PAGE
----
Reinventing a property or brand that’s been in the marketplace for several years is a tried-and-true tack for juicing consumer, licensee and retailer interest, but Cartoon Network and its commercial arm CN Enterprises took a real gamble with Ben 10 last year.
Just two years after CN original series Ben 10 launched in 2006, the second, Ben 10: Alien Force, went on air in April 2008, aging main character Ben Tennyson up five years to 15 and introducing a new cast of characters. Rather than turning fans of the original off with a seemingly abrupt and early change, the move has paid off both on the ratings and merchandising fronts. Not waiting for people to ponder what’s next, it seems apt that CNE is doubling down on the IP as it heads to Licensing Show in Vegas with third iteration Ben 10: Evolutions (working title) in tow looking to push the hot IP into evergreen territory come 2010.
CNE VP of consumer products Christina Miller says the introduction of Ben 10: Alien Force and its related product rethink that saw the infusion of new characters and play patterns grew product sales by 50% across the board. Performance of Ben 10: Alien Force on air hasn’t been too shabby, either. According to Nielsen Media Research data, ratings with boys six to 11 for Alien Force‘s first month of broadcast were 55% higher than the same stat for the first season of Ben 10. By the end of 2008, the second series was averaging a 4.4 rating with boys six to 11 in its Saturday morning 10 a.m. slot on Cartoon Network US.
Alien Force will get a major push this fall on air with new eps and a live-action original movie Alien Swarm, and in-store with new product lines and promos, led by master toy licensee Bandai. And the plan is to transition into the launch of Evolutions on-air in spring 2010 with related product launching at retail that fall.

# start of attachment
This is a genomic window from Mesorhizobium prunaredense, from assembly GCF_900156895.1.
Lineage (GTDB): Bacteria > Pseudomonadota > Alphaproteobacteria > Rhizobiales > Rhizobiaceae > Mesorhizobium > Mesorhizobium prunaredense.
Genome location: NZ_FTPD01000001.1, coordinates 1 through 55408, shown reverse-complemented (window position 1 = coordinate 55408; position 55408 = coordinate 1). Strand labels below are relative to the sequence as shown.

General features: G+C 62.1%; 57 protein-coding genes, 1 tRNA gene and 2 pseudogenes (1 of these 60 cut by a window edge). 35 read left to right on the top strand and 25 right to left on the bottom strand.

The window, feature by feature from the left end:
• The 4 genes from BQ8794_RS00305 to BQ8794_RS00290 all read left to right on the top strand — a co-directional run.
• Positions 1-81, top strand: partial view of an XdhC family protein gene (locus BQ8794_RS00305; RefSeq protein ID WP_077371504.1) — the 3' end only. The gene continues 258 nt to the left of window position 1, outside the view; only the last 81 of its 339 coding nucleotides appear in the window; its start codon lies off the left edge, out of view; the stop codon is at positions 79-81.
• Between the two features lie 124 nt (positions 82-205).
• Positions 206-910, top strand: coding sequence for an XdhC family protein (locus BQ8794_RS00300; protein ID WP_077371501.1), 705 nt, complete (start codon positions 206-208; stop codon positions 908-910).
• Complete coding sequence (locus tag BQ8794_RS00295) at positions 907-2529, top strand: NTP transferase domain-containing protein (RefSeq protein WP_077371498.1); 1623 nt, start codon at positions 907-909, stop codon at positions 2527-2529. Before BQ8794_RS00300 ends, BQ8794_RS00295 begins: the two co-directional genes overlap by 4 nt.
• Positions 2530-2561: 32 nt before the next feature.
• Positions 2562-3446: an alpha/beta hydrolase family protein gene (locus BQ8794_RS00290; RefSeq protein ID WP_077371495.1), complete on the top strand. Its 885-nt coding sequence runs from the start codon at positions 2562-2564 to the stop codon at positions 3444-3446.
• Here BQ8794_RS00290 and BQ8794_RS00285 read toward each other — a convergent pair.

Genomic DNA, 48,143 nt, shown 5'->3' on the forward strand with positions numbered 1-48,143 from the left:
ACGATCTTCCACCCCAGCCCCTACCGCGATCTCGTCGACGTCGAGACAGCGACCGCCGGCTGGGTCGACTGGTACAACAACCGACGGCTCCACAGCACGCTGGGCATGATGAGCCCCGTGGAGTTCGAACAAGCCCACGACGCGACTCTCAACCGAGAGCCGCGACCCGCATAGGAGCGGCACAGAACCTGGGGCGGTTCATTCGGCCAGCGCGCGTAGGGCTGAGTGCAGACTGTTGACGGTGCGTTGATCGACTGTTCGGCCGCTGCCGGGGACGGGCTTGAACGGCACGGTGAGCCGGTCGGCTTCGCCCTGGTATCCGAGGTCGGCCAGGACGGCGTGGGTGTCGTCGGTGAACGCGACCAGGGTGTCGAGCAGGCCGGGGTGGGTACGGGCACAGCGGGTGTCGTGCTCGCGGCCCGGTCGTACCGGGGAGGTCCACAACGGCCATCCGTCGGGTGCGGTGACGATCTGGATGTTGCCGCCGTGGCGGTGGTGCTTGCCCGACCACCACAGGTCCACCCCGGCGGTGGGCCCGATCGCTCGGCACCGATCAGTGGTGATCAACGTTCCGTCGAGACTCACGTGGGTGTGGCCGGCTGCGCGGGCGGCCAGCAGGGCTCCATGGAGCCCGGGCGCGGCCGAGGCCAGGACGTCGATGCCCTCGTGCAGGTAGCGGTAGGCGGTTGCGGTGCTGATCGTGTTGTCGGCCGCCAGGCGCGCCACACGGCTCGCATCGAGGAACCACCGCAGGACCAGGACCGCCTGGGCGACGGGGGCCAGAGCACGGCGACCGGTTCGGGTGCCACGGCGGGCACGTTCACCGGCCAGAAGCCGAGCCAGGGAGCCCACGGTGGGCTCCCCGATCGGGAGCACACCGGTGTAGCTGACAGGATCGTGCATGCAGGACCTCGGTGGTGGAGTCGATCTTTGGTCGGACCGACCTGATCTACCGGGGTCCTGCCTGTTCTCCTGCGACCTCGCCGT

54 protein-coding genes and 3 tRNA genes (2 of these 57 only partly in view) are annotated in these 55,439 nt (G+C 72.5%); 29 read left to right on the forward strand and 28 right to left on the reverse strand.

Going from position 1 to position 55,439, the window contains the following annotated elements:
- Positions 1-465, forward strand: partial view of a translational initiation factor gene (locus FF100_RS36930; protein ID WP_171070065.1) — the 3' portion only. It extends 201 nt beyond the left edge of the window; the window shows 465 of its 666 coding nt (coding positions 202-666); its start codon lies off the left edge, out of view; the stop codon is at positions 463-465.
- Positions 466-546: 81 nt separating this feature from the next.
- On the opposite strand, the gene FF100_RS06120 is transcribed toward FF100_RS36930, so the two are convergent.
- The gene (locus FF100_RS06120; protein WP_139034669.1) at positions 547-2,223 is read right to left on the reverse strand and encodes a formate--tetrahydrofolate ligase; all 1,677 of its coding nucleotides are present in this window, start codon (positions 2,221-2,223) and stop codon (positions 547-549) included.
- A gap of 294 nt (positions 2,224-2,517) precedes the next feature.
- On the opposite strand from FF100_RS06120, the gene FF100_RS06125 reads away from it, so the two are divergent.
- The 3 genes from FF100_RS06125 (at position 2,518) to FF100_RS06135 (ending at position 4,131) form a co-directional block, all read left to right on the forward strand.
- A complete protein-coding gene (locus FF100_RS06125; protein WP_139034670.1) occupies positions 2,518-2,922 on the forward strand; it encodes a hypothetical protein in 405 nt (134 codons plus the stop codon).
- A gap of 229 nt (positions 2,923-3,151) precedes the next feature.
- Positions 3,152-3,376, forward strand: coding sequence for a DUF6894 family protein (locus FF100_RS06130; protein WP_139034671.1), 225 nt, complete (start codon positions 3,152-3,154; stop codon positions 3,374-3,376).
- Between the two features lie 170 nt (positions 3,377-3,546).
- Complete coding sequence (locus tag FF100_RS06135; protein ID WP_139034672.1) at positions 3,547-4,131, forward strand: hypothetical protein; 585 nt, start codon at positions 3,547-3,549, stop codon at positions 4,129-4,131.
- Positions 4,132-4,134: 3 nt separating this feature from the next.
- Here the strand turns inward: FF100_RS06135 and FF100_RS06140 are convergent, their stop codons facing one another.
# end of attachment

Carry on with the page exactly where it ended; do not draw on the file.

As for what’s evolving, Ben will celebrate a birthday in the third series, turn 16 and start driving his own car, rather than having to rely on his pal Kevin to drive all the time. Additionally, Ben gets a new Omnitrix and discovers it contains DNA that produces even more aliens. (Miller hints that the full capabilities of the Omnitrix have yet to be discovered.) He also becomes an international superstar, now recognized and loved by kids the world over as a superhero, but distrusted by many adults. The newfound fame, coupled with the revamped Omnitrix, will take the series’ action out of Ben’s hometown and into the wider world.
On the consumer products side, Miller says the third iteration of Ben 10 should help the property continue to maintain its current consumer sweet spot of eight-year-old boys, while expanding the size of the audience. Bandai, along with other current licensees like D3 (interactive), Warner Home Video (home entertainment) and Freeze (apparel), are working on Evolutions products for fall 2010 that will feature the new look, design and alien life of the third series. She’s also exploring new possible product categories, but says a lot of terrain (think tween-skewing consumer electronics) opened up when Ben entered teen territory with Alien Force. ‘A healthy brand attracts new opportunities, and that’s how we’re looking at it,’ says Miller. One thing’s for certain, Evolutions product will not sit alongside Alien Force items; they’ll be phased out of US licensee offerings by fall 2010.
By the time the IP turns five in 2010, Miller contends the three versions of Ben 10 will leave her team with a well-stocked vault, opening up the possibility for product segmentation strategies that include bringing back the more popular aliens from the earlier iterations, for example. In the meantime, she’s looking at Fall Toy Show in Dallas as a deadline for firming up creative and product direction for Evolutions. LC